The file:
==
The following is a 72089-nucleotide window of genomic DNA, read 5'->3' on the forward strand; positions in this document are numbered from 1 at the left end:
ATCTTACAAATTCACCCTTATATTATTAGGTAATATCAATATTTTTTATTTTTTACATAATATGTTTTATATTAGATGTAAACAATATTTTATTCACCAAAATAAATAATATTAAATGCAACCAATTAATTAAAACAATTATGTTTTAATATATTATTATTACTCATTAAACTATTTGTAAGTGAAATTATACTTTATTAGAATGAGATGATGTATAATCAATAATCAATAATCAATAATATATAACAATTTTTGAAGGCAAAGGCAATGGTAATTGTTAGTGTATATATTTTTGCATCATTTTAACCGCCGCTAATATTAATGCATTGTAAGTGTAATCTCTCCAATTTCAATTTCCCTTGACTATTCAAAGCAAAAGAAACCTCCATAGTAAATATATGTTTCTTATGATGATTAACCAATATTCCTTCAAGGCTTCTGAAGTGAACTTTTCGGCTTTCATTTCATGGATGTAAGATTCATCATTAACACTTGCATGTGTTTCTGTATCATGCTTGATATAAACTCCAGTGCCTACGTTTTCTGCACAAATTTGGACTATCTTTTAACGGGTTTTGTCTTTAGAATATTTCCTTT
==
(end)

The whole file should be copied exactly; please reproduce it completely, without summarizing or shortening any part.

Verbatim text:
The following is a 72089-nucleotide window of genomic DNA, read 5'->3' on the forward strand; positions in this document are numbered from 1 at the left end:
ATCTTACAAATTCACCCTTATATTATTAGGTAATATCAATATTTTTTATTTTTTACATAATATGTTTTATATTAGATGTAAACAATATTTTATTCACCAAAATAAATAATATTAAATGCAACCAATTAATTAAAACAATTATGTTTTAATATATTATTATTACTCATTAAACTATTTGTAAGTGAAATTATACTTTATTAGAATGAGATGATGTATAATCAATAATCAATAATCAATAATATATAACAATTTTTGAAGGCAAAGGCAATGGTAATTGTTAGTGTATATATTTTTGCATCATTTTAACCGCCGCTAATATTAATGCATTGTAAGTGTAATCTCTCCAATTTCAATTTCCCTTGACTATTCAAAGCAAAAGAAACCTCCATAGTAAATATATGTTTCTTATGATGATTAACCAATATTCCTTCAAGGCTTCTGAAGTGAACTTTTCGGCTTTCATTTCATGGATGTAAGATTCATCATTAACACTTGCATGTGTTTCTGTATCATGCTTGATATAAACTCCAGTGCCTACGTTTTCTGCACAAATTTGGACTATCTTTTAACGGGTTTTGTCTTTAGAATATTTCCTTT